CTIO Visitor Computer Guidelines
In general, there is no problem connecting up your laptop, data taking
or data reduction computer onto the
CTIO computer network
as part of your observing program.
We do, however, request that you follow these guidelines:
Let us know ahead of time...
- We don't normally assign fixed IP numbers (typically DHCP servers automatically aassign IP numbers to
computers registered at CTIO). Even before the equipment actually arrives, we would still like to know the particulars of a hardware system to see if it will cause any conflicts.
Send email to CISS
with details about your system and your requirements.
If necessary, we will send you back the details about our network you will need to know such as gateways, subnet masks, internal DNS servers and so forth.
Please don't bring down an insecure system...
- Make sure you read the CTIO Network Security Guidelines
- Make sure your computer's operating system has the latest security patches installed: whoever set up your computer
should follow hardening security best practices in applying patches, closing off
unused operating system features, and keeping antivirus software and personal
IDS systems functioning and up-to-date.
- Make sure your computer has the minimum services enabled.
- Make sure your computer responds to network based connection requests only on network ports actually being used.
- Of course, please make sure your computer does not have a root-kit or remote administration trojan installed (!)
In a world where zero-day viruses are becoming more common, please make sure you have an anti-virus running with the latest virus definitions on your machine if running Windows 9x/NT/2000/XP. At CTIO, anti-virus software running on user PC's updates its definitions >> TWICE A DAY <<.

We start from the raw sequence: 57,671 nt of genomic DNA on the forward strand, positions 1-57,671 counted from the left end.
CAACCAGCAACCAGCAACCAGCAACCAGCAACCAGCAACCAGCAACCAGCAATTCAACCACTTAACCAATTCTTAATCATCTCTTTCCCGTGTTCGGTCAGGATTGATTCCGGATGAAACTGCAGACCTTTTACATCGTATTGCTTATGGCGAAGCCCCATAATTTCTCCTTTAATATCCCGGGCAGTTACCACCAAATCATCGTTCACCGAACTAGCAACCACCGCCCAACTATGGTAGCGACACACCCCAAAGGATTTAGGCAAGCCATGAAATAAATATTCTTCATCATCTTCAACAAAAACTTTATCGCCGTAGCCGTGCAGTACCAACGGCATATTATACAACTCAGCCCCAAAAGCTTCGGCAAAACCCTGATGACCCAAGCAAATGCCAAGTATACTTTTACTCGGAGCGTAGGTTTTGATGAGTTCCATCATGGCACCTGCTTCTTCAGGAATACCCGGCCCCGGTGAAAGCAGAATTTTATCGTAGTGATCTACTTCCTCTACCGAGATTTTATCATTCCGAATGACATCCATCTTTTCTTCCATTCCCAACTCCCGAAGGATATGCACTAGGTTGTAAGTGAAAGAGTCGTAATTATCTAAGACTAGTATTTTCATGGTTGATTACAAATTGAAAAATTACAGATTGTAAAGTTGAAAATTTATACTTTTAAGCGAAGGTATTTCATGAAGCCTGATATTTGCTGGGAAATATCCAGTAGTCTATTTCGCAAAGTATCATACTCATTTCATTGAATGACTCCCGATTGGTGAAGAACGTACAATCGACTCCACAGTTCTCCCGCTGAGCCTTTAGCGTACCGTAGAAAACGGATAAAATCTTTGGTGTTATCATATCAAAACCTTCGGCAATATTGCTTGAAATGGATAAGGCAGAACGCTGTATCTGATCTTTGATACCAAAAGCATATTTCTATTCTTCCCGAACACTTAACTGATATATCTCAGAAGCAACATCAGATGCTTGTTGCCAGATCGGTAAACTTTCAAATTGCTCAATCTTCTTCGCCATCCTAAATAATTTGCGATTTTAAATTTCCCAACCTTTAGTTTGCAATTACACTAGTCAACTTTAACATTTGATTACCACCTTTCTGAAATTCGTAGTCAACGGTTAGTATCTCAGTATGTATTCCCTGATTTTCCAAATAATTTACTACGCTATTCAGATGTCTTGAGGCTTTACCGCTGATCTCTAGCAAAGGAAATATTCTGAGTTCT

It is highly recommended that you enable a properly configured host based firewall/IDS: Zonealarm for example if running Windows 9x/NT/2000/XP, ipfilters or ipchains if running a Linux/OpenBSD/Unix based system.
Make sure you have a minimum sized password file with
only standard accounts required by the operating system plus those that will
actually be used during the run, and no easy to crack passwords.
In the likely event you plan on logging into the CTIO machines
and/or transferring data to them, you should have SSLv2 derived scp or which are much safer than normal ftp.
See the CTIO Network Security Guidelines on how to acquire these if you haven't already.
Disconnect from your network BEFORE you come down...
- You should NOT run a DHCP server on your machine.
- Setting up your machine as an FTP server is *very* strongly
discouraged (it will only be allowed by special request), as this is the classic security hole on many types of system,
particularly Linux. If you must run as an FTP server, you should not set up
an anonymous FTP incoming area, and you should be running a more secure FTP
than the normal Linux distribution such as vsftp).
- You should NOT run a WWW server on your machine, particularly a Microsoft IIS WWW server.
- You should NOT run unnecessary daemons, CHAT, ICQ,
networked games, P2P, KaZaa, Napster, GNUtella, or other potential avenues which malware
can use to circumvent CTIO defenses.
- You should NOT run a DNS server on your machine.
- You should NOT run an NIS or NIS+ server on your machine.
- You should NOT run an active router of any sort.
On SUN Solaris 2.x run the command sys-unconfig as the
last step before packing up your machine to disconnect the various daemons
and setup files from your home network.
On computers running a flavor or UNIX (Linux, OpenBSD, etc), you will have to edit the files in directory
/etc/sysconfig like network to remove your home network dependencies.
In sum, make sure you declare independence from your home network
and no longer depend on remote mounts to access crucial system files or resources.
Bring down the right miscellaneous hardware...
If any of these requirements present a problem, please contact CISS with your needs
and we can investigate the safest solution.
In general, we can handle 100baseT connections to our ethernet backbones, have quite a bit of wireless 802.11b/g, and support gigabit ethernet on some subnets.
We have dial-in modems for PPP connections available but these are now deprecated and accessible only by special request.
We may not have all the right miscellaneous connectors, adaptors or cables
available for your brand of equipment if you leave them at home.
We will of course try our best to get you on line regardless...